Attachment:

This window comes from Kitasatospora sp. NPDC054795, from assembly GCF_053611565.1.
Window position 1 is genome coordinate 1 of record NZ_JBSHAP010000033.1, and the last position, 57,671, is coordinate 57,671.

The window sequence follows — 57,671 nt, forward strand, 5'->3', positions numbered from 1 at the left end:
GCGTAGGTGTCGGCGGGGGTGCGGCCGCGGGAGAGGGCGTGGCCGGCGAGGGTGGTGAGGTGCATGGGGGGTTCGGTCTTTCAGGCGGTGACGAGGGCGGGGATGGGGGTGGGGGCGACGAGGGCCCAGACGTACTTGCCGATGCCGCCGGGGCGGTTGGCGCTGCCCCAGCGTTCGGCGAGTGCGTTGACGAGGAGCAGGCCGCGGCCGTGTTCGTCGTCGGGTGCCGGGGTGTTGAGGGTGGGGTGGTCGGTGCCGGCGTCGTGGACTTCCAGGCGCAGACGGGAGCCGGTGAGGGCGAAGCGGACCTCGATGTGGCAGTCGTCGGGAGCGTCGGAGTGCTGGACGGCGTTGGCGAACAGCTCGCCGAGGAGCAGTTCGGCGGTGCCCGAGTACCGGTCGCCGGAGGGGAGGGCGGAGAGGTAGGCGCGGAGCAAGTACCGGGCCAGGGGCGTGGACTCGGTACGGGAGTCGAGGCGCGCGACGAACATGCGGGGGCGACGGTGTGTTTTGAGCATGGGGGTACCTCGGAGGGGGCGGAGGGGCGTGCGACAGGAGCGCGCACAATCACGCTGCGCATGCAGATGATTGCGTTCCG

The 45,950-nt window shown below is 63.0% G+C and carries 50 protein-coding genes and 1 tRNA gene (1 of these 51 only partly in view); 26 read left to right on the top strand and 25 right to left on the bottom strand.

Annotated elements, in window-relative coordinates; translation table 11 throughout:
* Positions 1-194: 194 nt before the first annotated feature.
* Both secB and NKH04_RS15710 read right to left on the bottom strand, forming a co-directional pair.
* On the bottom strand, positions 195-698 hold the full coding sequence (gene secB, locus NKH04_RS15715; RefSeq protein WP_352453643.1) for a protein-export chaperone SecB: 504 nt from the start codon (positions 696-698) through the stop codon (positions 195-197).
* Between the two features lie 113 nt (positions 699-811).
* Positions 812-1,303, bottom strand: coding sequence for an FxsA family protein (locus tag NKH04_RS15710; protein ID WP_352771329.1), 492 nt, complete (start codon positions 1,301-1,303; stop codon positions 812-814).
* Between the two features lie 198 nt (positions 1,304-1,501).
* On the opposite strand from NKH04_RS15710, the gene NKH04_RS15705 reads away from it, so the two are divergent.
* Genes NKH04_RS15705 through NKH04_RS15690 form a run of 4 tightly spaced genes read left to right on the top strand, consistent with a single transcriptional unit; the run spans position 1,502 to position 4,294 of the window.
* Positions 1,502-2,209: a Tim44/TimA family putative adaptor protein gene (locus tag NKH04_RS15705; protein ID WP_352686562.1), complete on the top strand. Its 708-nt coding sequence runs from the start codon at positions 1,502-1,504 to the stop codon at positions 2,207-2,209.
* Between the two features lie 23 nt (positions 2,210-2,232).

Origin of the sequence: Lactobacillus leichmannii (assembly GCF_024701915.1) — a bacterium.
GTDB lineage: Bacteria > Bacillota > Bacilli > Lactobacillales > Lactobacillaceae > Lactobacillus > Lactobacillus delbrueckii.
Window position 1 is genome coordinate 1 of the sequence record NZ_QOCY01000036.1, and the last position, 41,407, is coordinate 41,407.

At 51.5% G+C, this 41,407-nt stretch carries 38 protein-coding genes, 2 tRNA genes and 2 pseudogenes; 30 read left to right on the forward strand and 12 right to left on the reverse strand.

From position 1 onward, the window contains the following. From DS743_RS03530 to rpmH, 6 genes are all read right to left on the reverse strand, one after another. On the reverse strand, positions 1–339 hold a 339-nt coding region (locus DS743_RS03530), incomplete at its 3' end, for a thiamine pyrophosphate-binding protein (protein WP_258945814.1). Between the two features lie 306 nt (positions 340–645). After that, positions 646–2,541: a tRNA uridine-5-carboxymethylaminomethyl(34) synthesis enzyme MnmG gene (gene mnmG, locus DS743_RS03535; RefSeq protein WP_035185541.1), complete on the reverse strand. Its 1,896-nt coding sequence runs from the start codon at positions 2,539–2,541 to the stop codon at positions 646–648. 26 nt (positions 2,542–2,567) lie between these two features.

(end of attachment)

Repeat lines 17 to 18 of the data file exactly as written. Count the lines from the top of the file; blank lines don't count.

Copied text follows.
Origin of the sequence: Lactobacillus leichmannii (assembly GCF_024701915.1) — a bacterium.
GTDB lineage: Bacteria > Bacillota > Bacilli > Lactobacillales > Lactobacillaceae > Lactobacillus > Lactobacillus delbrueckii.